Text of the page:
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Bucci S.,University of Manchester | Barrowclough C.,University of Manchester | Ainsworth J.,University of Manchester | Ainsworth J.,Health eResearch Centre | | And 10 more authors.
Trials | Year: 2015

Background: Cognitive behaviour therapy (CBT) is recommended for the treatment of psychosis; however, only a small proportion of service users have access to this intervention. Smartphone technology using software applications (apps) could increase access to psychological approaches for psychosis. This paper reports the protocol development for a clinical trial of smartphone-based CBT. Methods/Design: We present a study protocol that describes a single-blind randomised controlled trial comparing a cognitive behaviour therapy-informed software application (Actissist) plus Treatment As Usual (TAU) with a symptom monitoring software application (ClinTouch) plus TAU in early psychosis. The study consists of a 12-week intervention period. We aim to recruit and randomly assign 36 participants registered with early intervention services (EIS) across the North West of England, UK in a 2:1 ratio to each arm of the trial. Our primary objective is to determine whether in people with early psychosis the Actissist app is feasible to deliver and acceptable to use. Secondary aims are to determine whether Actissist impacts on predictors of first episode psychosis (FEP) relapse and enhances user empowerment, functioning and quality of life. Assessments will take place at baseline, 12 weeks (post-treatment) and 22-weeks (10 weeks post-treatment) by assessors blind to treatment condition. The trial will report on the feasibility and acceptability of Actissist and compare outcomes between the randomised arms. The study also incorporates semi-structured interviews about the experience of participating in the Actissist trial that will be qualitatively analysed to inform future developments of the Actissist protocol and app. Discussion: To our knowledge, this is the first controlled trial to test the feasibility, acceptability, uptake, attrition and potential efficacy of a CBT-informed smartphone app for early psychosis. Mobile applications designed to deliver a psychologically-informed intervention offer new possibilities to extend the reach of traditional mental health service delivery across a range of serious mental health problems and provide choice about available care. Trial registration:ISRCTN34966555 . Date of first registration: 12 June 2014. © 2015 Bucci et al.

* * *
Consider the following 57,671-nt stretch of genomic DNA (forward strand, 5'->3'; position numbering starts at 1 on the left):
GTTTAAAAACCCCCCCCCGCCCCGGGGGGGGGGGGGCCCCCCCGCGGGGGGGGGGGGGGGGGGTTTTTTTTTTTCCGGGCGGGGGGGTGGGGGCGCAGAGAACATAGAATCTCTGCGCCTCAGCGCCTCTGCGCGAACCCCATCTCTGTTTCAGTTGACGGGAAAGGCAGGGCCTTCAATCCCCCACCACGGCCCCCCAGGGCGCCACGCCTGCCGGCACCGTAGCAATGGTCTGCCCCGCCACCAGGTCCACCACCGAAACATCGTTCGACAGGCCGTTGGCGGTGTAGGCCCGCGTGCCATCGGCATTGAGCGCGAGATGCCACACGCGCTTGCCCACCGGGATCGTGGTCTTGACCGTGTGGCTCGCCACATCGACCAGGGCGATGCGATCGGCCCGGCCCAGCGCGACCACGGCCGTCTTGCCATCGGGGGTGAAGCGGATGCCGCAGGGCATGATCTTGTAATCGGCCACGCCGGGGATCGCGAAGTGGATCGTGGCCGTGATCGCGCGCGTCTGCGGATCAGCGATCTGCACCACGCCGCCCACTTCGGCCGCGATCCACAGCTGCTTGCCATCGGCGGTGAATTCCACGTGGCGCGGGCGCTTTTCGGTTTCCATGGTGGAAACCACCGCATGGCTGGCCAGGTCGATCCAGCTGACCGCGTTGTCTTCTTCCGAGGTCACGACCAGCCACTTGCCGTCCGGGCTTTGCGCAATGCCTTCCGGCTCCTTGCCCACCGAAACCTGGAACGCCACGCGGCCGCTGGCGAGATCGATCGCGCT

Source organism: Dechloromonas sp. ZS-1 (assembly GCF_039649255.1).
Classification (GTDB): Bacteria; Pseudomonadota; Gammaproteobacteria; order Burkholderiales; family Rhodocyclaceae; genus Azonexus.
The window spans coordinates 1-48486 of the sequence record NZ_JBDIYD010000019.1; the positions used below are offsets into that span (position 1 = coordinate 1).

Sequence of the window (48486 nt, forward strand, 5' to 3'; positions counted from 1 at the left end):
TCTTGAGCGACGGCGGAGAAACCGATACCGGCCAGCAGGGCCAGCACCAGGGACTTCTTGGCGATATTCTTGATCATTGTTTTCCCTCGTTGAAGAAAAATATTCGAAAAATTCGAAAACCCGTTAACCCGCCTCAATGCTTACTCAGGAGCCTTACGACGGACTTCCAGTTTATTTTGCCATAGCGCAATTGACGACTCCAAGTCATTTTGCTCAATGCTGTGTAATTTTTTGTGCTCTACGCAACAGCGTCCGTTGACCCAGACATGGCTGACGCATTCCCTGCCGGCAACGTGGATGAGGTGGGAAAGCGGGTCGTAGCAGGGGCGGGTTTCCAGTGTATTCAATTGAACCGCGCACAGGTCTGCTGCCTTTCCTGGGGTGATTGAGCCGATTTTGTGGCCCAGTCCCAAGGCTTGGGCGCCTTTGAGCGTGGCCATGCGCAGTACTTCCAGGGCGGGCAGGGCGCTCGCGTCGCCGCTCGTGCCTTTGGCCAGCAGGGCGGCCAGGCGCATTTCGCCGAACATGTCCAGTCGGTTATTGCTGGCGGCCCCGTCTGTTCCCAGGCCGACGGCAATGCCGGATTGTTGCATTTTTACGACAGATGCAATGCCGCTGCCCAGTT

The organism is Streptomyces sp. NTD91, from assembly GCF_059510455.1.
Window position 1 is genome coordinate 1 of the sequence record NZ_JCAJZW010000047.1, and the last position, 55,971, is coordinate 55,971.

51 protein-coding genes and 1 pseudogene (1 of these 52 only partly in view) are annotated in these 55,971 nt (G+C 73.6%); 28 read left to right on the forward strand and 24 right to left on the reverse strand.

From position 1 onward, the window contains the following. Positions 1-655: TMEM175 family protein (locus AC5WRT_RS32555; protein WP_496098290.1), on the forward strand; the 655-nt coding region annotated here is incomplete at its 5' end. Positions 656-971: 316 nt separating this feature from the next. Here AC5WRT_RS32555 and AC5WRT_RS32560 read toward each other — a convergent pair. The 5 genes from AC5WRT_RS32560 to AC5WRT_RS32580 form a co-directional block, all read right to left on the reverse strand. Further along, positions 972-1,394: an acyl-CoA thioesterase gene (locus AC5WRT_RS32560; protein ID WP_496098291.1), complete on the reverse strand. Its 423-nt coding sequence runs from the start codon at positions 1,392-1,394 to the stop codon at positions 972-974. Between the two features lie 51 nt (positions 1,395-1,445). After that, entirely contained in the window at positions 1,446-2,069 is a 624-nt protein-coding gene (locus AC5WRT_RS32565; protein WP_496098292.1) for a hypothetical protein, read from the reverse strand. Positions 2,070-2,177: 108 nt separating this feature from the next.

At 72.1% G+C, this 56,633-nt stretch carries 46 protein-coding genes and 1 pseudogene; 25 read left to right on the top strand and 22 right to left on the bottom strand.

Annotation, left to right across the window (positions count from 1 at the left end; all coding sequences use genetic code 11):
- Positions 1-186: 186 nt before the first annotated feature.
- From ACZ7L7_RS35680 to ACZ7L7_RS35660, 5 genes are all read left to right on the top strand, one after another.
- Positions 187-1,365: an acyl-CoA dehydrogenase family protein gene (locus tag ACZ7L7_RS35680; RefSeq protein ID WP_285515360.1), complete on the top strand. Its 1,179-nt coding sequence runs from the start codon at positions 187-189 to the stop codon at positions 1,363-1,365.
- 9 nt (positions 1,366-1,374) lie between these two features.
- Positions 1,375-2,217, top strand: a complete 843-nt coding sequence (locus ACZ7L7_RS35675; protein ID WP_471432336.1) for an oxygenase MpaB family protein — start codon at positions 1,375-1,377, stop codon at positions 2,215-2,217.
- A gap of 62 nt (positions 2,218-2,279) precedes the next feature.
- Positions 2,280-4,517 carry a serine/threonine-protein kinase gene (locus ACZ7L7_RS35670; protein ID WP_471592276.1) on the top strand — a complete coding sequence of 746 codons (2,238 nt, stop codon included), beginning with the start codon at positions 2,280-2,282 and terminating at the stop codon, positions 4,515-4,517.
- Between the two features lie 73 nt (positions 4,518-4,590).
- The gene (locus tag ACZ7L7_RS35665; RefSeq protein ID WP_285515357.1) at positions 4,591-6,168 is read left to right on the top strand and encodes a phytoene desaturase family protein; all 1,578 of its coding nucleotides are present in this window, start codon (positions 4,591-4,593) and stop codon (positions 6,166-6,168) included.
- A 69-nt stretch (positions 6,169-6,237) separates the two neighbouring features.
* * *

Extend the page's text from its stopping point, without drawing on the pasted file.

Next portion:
Macdonald G.,Queens University of Belfast | Lewis J.,The Colebrooke Center for Evidence and Implementation | Macdonald K.,Nuffield College | Gardner E.,Northern Ireland Clinical Trials Unit | And 5 more authors.
Trials | Year: 2014

Background: Serious case reviews and research studies have indicated weaknesses in risk assessments conducted by child protection social workers. Social workers are adept at gathering information but struggle with analysis and assessment of risk. The Department for Education wants to know if the use of a structured decision-making tool can improve child protection assessments of risk. Methods/design: This multi-site, cluster-randomised trial will assess the effectiveness of the Safeguarding Children Assessment and Analysis Framework (SAAF). This structured decision-making tool aims to improve social workers' assessments of harm, of future risk and parents' capacity to change. The comparison is management as usual. Inclusion criteria: Children's Services Departments (CSDs) in England willing to make elevant teams available to be randomised, and willing to meet the trial's training and data collection requirements. Exclusion criteria: CSDs where there were concerns about performance; where a major organisational restructuring was planned or under way; or where other risk assessment tools were in use.Six CSDs are participating in this study. Social workers in the experimental arm will receive 2 days training in SAAF together with a range of support materials, and access to limited telephone consultation post-training. The primary outcome is child maltreatment. This will be assessed using data collected nationally on two key performance indicators: the first is the number of children in a year who have been subject to a second Child Protection Plan (CPP); the second is the number of re-referrals of children because of related concerns about maltreatment. Secondary outcomes are: i) the quality of assessments judged against a schedule of quality criteria and ii) the relationship between the three assessments required by the structured decision-making tool (level of harm, risk of (re)abuse and prospects for successful intervention). Discussion: This is the first study to examine the effectiveness of SAAF. It will contribute to a very limited literature on the contribution that structured decision-making tools can make to improving risk assessment and case planning in child protection and on what is involved in their effective implementation. Trial registration: ISRCTN 45137562 15 July 2014. © 2014 Macdonald et al.